Why Messy Learning Should be a Part of your Coaching Philosophy
“You don’t have to perfect skills before you start applying them.”
Learning basketball is messy. Playing a basketball game is messy. A lot of times that means that coaches just need to get out of the way. It’s easy to want to give players too much structure and too much guidance, but we have to give players opportunities to make mistakes, to figure things out and to become independent learners and performers.
The reality is learning is messy. It is uncomfortable, messy, and complicated. In basketball it is a mixing of skills, decisions, verbal and non-verbal feedback, physical practice, staring, video learning, individual time, and team time.
Most coaches like structure. Having a sense of control over players, practices and games bring comfort to the coaching process. Overly structured practices and game plans can stifle creativity. The reason is that players adapt to the structure and expect to be given the formula for every situation.
My understanding of messy learning has evolved from my belief in using a games approach to coaching basketball. Teaching, while players play the game, leads to many unstructured, unplanned moments. Further research into the concept of messy learning brought an understanding that the most effective learning is quite often unstructured and rarely goes in a straight line.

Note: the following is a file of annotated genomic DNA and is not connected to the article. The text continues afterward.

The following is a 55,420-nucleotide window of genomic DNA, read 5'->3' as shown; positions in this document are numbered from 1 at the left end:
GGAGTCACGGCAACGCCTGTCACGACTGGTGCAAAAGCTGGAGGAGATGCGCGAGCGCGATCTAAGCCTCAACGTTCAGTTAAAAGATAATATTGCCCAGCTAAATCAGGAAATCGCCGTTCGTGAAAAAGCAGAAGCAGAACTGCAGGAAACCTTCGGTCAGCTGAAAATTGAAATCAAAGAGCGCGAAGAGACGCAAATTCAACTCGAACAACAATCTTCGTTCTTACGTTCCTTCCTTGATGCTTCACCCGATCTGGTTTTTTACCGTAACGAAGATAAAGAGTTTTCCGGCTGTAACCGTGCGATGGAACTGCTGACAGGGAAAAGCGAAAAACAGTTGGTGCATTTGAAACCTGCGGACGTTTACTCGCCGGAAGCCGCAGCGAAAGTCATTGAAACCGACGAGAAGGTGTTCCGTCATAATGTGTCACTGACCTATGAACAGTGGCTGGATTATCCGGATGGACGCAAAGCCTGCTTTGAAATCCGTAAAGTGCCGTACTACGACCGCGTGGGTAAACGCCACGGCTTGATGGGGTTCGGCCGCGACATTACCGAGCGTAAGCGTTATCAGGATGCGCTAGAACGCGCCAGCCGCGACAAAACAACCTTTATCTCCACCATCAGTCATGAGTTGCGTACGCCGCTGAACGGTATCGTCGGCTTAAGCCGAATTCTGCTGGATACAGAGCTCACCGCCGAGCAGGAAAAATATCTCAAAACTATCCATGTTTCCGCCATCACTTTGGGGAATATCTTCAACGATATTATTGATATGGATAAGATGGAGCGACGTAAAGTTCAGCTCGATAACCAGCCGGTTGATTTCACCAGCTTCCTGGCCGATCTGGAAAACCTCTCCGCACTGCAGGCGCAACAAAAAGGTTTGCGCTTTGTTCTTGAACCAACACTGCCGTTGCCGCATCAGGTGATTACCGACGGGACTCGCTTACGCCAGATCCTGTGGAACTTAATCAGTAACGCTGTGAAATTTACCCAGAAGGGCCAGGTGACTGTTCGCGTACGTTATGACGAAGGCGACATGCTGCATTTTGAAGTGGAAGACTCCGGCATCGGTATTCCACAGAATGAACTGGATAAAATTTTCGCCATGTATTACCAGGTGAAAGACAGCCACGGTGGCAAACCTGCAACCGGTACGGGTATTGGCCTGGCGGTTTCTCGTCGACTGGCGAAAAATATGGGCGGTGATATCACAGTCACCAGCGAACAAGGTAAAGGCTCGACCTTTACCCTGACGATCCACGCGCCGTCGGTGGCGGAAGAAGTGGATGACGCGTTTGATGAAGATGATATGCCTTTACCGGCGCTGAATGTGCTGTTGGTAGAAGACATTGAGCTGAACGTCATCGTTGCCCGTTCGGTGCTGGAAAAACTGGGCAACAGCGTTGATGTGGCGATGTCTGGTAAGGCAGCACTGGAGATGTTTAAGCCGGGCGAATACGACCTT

The Challenge for a Coach
Using a lot of structure, and blocked drills, creates order. This may seem like a good thing as a coach, however, players in these blocked drills follow a formula. Learning the formula allows them to go through the motions without having their brains on. The first few repetitions may involve some thinking, but after they figure out the skill or drill, there is very little thinking because each repetition is the same as they have done already.
In random practice this does not happen. There is no formula to learn and repeat mindlessly. Each repetition is unique. Each repetition involves a new formula. The challenge for a coach is that using random practice and a games approach have less checks and balances. Techniques and tactics take longer to develop. It is harder to judge progress. Players have to think on each repetition because each repetition is unique. This engages players in thinking on each repetition. This leads to more mistakes. Players appear less polished. For coaches this approach appears risky.
Coaches often want to present their coaching in a safe mode of “how I did it” or “what works for me” because of the pressures in coaching. Parents, administrators, and players are often indoctrinated in a traditional approach to coaching. Reaching beyond traditional methods opens yourself to criticism and doubt from outsiders, and influences that impact your job status, evaluation and perception.
Creating an Environment for Messy Learning Requires Planning
What appears to be messy is actually a process of learning at a deep level for coaches and players alike. Coaches need to be strategic and organized in their planning and offering of effective learning experiences. This is true in all coaching situations, but especially so in creating situations that require critical and creative thinking and problem-solving.
Why should basketball learning be messy?
- Players learn more deeply when they can apply skills and tactics in game-like drills and challenges. The game is messy, so it makes sense that a practice should mimic a game.